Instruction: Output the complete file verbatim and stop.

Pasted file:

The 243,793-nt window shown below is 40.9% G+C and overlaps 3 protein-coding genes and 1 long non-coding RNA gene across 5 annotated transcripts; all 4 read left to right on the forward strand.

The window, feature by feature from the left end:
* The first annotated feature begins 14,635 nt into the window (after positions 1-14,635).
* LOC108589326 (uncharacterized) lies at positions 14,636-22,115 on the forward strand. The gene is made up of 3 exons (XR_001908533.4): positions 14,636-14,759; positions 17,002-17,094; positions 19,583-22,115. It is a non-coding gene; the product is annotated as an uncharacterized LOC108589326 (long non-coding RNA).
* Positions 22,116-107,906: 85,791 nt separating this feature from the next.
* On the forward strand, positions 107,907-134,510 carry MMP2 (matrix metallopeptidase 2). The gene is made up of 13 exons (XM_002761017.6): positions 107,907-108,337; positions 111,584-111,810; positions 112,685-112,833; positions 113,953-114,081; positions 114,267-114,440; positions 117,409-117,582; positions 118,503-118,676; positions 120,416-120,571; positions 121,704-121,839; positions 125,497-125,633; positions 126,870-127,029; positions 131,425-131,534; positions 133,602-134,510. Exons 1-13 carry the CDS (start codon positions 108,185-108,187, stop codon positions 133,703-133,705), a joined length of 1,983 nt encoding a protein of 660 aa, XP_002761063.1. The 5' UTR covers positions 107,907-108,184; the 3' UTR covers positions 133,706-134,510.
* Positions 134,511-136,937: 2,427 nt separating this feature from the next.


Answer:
The 243,793-nt window shown below is 40.9% G+C and overlaps 3 protein-coding genes and 1 long non-coding RNA gene across 5 annotated transcripts; all 4 read left to right on the forward strand.

The window, feature by feature from the left end:
* The first annotated feature begins 14,635 nt into the window (after positions 1-14,635).
* LOC108589326 (uncharacterized) lies at positions 14,636-22,115 on the forward strand. The gene is made up of 3 exons (XR_001908533.4): positions 14,636-14,759; positions 17,002-17,094; positions 19,583-22,115. It is a non-coding gene; the product is annotated as an uncharacterized LOC108589326 (long non-coding RNA).
* Positions 22,116-107,906: 85,791 nt separating this feature from the next.
* On the forward strand, positions 107,907-134,510 carry MMP2 (matrix metallopeptidase 2). The gene is made up of 13 exons (XM_002761017.6): positions 107,907-108,337; positions 111,584-111,810; positions 112,685-112,833; positions 113,953-114,081; positions 114,267-114,440; positions 117,409-117,582; positions 118,503-118,676; positions 120,416-120,571; positions 121,704-121,839; positions 125,497-125,633; positions 126,870-127,029; positions 131,425-131,534; positions 133,602-134,510. Exons 1-13 carry the CDS (start codon positions 108,185-108,187, stop codon positions 133,703-133,705), a joined length of 1,983 nt encoding a protein of 660 aa, XP_002761063.1. The 5' UTR covers positions 107,907-108,184; the 3' UTR covers positions 133,706-134,510.
* Positions 134,511-136,937: 2,427 nt separating this feature from the next.